Tesla announced this week they will begin producing a new version of the Model S and Model X, the P100D. This latest iteration of the Model X and S increases battery capacity, improving both speed and range.
Tesla’s batteries now range from 60 to 100 kilowatts.
The P100D upgrades are sure to entice new buyers and will be available to current reservation holders for $10,000. Those who already have a Tesla but want the upgraded battery can do so for $20,000, the price of the battery plus replacement.
These P100D variants are sure to thrill those with a need for speed. Tesla says the Model S P100D will go from 0 to 60 in 2.5 seconds in Ludicrous mode! This makes it one of the three fastest production cars in the world, along with the Porsche 918 Spyder and the LaFerrari, both of which are million dollar two seaters. The Model S, however, is a sedan that seats five easily and has lots of trunk and “frunk” space. Base models are expected to sell around $80,000, a fraction of the cost of cars with comparable acceleration.
The Model S P100D is estimated to get 315 miles per charge, making it the longest range production electric vehicle today. When combined with the continuously expanding charging network, there is little concern for long distance travel. The Model X P100D is an SUV, but still boasts similar speeds and range. The Model X will do 0 to 60 in 2.9 seconds and to reiterate, it’s an SUV! The size doesn’t mean you have to compromise on range and speed. The Model X P100D will travel almost 300 miles on a charge (289 estimated).
These performance and range jumps are due to improved battery capacity. As impressive as Tesla’s car technology is, their commitment to battery development puts them on the cutting edge.
Growth & Expansion
In addition to Tesla’s Fremont factory where they manufacture cars, they are building a Gigafactory. It will be the second largest factory in the world, only behind Boeing. It actually boasts a larger footprint, however. Although the Gigafactory is still under construction, about fifteen percent of the building is operational and producing batteries. This factory is essential for the mass production of the Model 3, which Tesla expects 500,000 of in 2018.
Perhaps a more important aspect of the Gigafactory is how it will be a dedicated research facility. Tesla predicts through their research, economies of scale, and vertical integration, they will be able to continuously reduce the cost of batteries while improving their power. Many cost inefficiencies come from the simple fact that materials are brought directly to the factory and built into the exact configurations needed, instead of shipping already packaged and configured batteries from other parts of the world.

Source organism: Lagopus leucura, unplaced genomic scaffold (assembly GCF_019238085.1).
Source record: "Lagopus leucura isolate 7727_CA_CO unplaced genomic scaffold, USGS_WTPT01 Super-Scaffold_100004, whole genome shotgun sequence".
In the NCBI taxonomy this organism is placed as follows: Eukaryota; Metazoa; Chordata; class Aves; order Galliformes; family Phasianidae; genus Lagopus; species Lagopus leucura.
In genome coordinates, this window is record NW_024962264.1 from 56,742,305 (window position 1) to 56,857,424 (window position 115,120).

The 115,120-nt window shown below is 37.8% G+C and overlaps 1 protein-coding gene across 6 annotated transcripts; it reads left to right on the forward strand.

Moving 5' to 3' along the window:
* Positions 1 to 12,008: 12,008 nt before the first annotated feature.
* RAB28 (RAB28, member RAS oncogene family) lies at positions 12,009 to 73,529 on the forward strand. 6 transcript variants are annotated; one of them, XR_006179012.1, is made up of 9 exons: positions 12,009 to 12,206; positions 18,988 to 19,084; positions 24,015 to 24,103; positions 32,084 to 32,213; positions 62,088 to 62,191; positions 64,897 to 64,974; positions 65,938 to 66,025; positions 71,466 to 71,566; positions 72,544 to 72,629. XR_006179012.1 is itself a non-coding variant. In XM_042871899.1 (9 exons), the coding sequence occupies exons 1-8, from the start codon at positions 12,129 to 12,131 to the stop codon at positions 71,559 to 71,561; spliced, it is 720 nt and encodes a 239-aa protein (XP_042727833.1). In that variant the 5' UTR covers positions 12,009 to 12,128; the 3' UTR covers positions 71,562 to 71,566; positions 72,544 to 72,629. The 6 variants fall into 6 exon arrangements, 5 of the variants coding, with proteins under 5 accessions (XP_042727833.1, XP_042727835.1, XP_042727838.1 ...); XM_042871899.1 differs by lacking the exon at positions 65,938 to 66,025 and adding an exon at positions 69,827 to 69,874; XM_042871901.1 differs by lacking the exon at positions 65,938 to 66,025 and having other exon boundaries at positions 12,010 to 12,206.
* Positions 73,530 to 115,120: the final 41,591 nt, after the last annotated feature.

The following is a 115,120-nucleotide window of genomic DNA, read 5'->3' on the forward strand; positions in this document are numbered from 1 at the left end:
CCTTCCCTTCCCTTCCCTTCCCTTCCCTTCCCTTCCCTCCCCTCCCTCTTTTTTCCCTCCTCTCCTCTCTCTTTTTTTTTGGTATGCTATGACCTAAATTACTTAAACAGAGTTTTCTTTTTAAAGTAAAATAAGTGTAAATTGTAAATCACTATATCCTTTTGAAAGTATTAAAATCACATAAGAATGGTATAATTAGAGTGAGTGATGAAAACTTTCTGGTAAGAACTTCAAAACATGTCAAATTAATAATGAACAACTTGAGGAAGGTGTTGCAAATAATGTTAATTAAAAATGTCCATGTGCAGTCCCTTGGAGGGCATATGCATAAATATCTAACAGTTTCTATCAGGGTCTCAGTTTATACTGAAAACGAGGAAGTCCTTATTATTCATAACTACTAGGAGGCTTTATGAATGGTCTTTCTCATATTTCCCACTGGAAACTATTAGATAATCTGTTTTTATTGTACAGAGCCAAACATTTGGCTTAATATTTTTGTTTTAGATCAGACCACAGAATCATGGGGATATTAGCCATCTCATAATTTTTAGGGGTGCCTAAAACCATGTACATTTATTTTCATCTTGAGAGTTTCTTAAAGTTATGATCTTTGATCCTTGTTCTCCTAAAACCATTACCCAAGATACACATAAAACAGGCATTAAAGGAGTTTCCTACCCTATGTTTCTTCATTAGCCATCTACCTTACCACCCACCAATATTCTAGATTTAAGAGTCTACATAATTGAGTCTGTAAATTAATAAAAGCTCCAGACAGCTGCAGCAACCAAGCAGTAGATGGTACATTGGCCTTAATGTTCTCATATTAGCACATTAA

This is important from the standpoint that the technology already exists to produce a battery that could get over 500 miles on a charge, but the cost would be prohibitive. As the scale increases and breakthroughs follow, and with competition from other automakers entering the marketplace, we will soon see such ranges at more reasonable prices. By doing this we can expect an ever improving electric car, with greater speed and range at lower and lower costs.
The vision becoming clear is that Tesla is determined to make the best cars in the world, regardless of fuel source. This way, even those who are against electric cars or indifferent will eventually choose them. This business model is much more compelling than trying to guilt people into buying electric cars in order to go green. That approach has a niche, but can never be broadly adopted. And Tesla seems unconcerned with obstacles, such as supply chain issues, or battery economics. If there is a problem, take it on. This courageous approach is what has thrust Tesla into the forefront of all electric cars, and why the electric car is finally becoming a viable choice across all spectra of the automotive market.
*Jerry Mooney is a Language and Communications Professor at the College of Idaho and the author of History Yoghurt & the Moon. Follow him on Twitter: @JerryMooney